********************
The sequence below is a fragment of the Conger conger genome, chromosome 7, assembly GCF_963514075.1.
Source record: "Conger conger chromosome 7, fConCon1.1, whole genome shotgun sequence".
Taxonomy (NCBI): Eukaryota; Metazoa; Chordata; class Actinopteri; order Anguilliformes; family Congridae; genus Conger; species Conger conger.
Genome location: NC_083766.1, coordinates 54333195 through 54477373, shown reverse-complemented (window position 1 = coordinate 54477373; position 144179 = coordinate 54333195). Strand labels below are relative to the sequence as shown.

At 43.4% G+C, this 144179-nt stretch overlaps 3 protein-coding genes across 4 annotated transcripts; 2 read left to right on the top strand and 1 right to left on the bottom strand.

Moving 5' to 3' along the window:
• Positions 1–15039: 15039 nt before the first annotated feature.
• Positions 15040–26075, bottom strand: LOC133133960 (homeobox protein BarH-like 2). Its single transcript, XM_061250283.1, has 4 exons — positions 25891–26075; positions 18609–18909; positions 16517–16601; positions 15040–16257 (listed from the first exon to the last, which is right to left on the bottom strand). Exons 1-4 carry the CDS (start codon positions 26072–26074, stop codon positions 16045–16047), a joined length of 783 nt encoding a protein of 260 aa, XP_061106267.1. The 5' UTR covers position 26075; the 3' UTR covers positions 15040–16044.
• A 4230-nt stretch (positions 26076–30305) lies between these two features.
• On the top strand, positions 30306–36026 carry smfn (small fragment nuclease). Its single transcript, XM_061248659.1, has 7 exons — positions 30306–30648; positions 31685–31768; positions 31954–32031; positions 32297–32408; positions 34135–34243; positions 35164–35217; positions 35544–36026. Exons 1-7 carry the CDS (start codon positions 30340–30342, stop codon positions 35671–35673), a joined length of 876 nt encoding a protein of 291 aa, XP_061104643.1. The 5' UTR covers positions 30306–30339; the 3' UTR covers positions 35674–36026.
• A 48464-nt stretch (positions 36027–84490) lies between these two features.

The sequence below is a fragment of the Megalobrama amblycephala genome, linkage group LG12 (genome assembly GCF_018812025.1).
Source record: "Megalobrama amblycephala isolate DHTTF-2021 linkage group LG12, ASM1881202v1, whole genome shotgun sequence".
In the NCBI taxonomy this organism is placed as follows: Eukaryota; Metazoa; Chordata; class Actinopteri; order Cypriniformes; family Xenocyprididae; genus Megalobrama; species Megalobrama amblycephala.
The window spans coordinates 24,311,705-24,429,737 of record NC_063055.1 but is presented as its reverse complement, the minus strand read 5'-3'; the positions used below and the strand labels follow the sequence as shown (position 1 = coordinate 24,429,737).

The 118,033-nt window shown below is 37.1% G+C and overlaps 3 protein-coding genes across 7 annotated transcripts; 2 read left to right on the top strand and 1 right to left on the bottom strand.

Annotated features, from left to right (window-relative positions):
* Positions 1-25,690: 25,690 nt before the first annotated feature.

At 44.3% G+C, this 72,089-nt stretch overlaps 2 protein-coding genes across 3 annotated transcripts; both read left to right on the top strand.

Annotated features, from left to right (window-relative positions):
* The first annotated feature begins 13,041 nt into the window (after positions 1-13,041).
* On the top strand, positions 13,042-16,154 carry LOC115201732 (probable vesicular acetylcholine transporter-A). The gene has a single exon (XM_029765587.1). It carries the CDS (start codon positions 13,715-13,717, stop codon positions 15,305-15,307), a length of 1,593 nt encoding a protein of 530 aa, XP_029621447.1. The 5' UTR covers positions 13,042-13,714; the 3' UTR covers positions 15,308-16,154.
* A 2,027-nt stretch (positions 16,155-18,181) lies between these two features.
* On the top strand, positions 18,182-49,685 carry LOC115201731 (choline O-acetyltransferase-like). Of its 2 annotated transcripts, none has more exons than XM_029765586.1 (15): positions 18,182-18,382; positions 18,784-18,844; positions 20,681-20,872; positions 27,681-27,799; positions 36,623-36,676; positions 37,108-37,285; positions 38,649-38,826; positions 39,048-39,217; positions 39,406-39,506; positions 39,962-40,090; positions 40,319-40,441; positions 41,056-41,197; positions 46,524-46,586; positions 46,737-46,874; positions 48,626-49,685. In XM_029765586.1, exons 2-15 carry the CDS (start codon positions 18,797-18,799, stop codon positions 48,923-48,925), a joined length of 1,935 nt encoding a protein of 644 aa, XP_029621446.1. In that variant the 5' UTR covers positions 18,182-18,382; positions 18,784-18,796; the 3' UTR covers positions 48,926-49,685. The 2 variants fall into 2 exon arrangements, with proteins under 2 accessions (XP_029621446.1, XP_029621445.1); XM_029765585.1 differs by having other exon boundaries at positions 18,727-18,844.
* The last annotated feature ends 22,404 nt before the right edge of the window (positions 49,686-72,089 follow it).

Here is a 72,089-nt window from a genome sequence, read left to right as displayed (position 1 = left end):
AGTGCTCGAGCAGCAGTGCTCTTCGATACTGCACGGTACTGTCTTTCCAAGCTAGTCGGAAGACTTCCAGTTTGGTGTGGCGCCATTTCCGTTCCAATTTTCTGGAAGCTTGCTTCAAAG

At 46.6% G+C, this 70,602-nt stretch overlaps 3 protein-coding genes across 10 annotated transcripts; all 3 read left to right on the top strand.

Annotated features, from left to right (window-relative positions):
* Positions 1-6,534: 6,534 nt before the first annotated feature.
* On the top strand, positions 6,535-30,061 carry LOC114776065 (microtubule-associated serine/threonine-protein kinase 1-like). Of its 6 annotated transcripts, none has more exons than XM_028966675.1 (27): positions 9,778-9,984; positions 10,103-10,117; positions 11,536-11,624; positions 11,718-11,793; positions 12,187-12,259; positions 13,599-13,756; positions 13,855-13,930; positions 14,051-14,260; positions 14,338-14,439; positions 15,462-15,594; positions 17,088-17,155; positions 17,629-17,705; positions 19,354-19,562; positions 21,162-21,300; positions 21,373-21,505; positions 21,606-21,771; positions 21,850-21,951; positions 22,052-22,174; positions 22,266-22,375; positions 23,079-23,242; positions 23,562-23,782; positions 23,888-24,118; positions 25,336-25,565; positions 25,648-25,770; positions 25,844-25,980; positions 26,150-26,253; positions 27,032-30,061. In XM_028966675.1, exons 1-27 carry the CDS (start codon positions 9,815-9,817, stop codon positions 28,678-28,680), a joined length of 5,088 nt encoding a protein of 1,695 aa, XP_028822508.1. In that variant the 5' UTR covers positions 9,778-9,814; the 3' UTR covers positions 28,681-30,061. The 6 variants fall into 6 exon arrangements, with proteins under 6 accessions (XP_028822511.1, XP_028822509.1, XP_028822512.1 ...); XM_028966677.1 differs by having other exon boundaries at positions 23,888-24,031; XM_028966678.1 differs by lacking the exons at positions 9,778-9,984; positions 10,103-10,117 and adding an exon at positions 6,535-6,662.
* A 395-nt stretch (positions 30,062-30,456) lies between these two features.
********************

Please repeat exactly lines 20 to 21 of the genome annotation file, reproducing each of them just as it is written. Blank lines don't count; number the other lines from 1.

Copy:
Annotated features, from left to right (window-relative positions):
* The first annotated feature begins 13,041 nt into the window (after positions 1-13,041).